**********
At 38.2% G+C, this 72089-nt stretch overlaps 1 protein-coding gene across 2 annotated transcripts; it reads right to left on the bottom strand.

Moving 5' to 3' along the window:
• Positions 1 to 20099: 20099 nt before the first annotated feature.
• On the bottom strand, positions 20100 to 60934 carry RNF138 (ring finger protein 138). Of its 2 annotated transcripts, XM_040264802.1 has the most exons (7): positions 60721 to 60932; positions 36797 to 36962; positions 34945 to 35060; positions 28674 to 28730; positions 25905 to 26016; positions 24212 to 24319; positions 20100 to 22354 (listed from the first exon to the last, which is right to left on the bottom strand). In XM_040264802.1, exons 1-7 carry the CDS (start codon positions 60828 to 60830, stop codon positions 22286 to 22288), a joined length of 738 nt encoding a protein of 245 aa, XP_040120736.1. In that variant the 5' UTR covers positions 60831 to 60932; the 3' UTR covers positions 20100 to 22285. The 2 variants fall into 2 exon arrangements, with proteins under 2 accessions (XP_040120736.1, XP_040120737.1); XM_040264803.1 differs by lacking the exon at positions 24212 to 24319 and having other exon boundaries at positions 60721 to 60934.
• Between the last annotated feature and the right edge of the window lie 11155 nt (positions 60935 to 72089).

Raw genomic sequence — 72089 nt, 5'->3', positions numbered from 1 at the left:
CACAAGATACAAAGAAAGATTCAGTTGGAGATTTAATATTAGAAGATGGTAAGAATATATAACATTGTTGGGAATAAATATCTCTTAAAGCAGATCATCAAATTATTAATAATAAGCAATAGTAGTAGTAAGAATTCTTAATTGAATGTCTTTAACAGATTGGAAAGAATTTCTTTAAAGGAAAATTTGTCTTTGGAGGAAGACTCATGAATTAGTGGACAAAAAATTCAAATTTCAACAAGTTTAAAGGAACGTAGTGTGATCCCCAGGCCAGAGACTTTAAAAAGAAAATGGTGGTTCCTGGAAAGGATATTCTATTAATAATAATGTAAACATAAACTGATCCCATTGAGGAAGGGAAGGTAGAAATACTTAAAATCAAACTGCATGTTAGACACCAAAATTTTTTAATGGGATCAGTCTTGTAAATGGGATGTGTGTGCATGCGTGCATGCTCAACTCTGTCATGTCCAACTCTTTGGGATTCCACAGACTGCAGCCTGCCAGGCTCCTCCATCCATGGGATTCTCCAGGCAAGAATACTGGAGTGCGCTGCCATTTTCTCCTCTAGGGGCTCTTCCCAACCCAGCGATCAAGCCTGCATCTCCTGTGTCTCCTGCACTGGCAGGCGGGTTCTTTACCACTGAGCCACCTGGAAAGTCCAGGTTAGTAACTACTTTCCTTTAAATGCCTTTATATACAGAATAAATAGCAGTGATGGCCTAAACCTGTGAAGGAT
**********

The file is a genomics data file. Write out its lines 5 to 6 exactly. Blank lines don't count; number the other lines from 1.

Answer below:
• Between the last annotated feature and the right edge of the window lie 11155 nt (positions 60935 to 72089).

Raw genomic sequence — 72089 nt, 5'->3', positions numbered from 1 at the left: